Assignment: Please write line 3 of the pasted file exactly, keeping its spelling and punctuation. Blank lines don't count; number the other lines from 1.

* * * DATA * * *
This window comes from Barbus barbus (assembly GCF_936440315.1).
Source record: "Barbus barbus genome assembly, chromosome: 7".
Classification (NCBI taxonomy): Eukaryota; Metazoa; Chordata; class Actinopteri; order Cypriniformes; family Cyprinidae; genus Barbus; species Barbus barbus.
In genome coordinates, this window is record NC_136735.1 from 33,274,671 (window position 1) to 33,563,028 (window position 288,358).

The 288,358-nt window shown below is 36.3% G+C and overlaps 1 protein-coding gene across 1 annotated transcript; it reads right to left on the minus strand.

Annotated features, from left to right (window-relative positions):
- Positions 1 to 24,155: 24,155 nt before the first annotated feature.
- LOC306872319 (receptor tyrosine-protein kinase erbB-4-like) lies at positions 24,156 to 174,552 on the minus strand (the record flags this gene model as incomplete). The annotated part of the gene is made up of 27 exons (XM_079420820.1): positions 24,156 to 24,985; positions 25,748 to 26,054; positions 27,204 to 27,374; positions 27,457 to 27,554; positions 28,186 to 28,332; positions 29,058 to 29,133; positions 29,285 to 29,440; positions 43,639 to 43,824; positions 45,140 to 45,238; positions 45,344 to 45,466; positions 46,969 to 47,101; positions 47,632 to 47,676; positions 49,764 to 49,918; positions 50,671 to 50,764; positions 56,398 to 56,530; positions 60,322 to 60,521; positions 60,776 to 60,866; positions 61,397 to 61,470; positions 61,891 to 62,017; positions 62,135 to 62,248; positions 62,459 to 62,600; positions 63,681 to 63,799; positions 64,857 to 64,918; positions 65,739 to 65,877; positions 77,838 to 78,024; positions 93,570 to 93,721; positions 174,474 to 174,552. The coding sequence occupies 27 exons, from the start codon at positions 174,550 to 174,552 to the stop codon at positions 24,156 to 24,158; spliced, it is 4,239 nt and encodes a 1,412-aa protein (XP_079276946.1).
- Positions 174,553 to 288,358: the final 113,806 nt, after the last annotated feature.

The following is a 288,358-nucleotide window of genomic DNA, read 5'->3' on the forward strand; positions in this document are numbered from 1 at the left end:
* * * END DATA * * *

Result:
Classification (NCBI taxonomy): Eukaryota; Metazoa; Chordata; class Actinopteri; order Cypriniformes; family Cyprinidae; genus Barbus; species Barbus barbus.